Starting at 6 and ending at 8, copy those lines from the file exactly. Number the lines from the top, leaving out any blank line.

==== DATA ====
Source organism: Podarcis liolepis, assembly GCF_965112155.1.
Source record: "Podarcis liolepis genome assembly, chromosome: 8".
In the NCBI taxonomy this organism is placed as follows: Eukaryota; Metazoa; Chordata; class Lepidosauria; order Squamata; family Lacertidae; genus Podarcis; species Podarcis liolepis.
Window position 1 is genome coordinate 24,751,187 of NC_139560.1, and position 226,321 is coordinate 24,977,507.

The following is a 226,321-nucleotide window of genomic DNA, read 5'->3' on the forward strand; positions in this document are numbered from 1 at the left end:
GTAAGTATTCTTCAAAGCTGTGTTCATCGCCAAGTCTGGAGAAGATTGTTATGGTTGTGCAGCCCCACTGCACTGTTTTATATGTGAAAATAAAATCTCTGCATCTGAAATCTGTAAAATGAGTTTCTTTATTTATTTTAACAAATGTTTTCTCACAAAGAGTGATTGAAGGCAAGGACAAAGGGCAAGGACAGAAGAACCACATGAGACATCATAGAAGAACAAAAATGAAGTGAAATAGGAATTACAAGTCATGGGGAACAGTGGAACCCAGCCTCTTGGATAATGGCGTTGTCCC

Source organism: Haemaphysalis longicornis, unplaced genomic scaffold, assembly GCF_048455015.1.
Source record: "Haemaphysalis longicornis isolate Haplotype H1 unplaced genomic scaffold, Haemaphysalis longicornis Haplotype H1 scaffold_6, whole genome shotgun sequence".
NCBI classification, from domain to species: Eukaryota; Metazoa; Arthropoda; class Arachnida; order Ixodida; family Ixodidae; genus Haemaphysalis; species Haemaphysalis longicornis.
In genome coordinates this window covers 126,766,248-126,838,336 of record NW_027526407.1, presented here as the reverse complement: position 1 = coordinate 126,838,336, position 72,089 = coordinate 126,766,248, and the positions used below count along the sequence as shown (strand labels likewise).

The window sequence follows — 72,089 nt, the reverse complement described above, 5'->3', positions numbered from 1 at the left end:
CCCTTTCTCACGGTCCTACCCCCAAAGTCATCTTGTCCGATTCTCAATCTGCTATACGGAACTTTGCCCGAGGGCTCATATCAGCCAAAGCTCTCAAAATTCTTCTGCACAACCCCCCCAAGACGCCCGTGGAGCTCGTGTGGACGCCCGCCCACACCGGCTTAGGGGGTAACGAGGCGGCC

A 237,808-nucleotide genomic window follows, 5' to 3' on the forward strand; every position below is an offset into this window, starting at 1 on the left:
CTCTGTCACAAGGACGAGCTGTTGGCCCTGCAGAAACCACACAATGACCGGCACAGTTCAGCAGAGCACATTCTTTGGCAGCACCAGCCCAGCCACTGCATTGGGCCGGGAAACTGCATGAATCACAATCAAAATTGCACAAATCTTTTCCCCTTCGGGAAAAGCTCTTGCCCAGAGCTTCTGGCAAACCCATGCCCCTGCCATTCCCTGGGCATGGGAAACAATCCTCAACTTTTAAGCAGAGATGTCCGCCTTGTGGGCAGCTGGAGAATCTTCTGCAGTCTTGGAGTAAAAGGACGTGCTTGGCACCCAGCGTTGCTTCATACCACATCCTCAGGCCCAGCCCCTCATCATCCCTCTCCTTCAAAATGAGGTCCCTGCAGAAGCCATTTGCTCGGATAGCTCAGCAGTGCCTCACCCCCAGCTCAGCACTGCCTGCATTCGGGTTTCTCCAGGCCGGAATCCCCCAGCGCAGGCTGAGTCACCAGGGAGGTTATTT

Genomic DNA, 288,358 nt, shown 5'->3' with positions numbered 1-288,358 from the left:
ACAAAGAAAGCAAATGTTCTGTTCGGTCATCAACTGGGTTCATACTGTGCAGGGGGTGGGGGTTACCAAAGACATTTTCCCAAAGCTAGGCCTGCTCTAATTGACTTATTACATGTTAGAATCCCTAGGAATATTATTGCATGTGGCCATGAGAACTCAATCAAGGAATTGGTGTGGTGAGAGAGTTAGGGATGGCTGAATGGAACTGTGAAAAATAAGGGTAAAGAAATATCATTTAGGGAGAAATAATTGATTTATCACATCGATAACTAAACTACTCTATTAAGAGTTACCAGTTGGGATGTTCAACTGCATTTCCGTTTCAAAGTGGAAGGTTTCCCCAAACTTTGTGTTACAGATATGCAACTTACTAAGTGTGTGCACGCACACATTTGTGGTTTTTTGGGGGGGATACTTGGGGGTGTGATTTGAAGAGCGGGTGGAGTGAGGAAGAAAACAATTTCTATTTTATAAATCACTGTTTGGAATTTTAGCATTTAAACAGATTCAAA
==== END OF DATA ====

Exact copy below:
GTAAGTATTCTTCAAAGCTGTGTTCATCGCCAAGTCTGGAGAAGATTGTTATGGTTGTGCAGCCCCACTGCACTGTTTTATATGTGAAAATAAAATCTCTGCATCTGAAATCTGTAAAATGAGTTTCTTTATTTATTTTAACAAATGTTTTCTCACAAAGAGTGATTGAAGGCAAGGACAAAGGGCAAGGACAGAAGAACCACATGAGACATCATAGAAGAACAAAAATGAAGTGAAATAGGAATTACAAGTCATGGGGAACAGTGGAACCCAGCCTCTTGGATAATGGCGTTGTCCC

Source organism: Haemaphysalis longicornis, unplaced genomic scaffold, assembly GCF_048455015.1.
Source record: "Haemaphysalis longicornis isolate Haplotype H1 unplaced genomic scaffold, Haemaphysalis longicornis Haplotype H1 scaffold_6, whole genome shotgun sequence".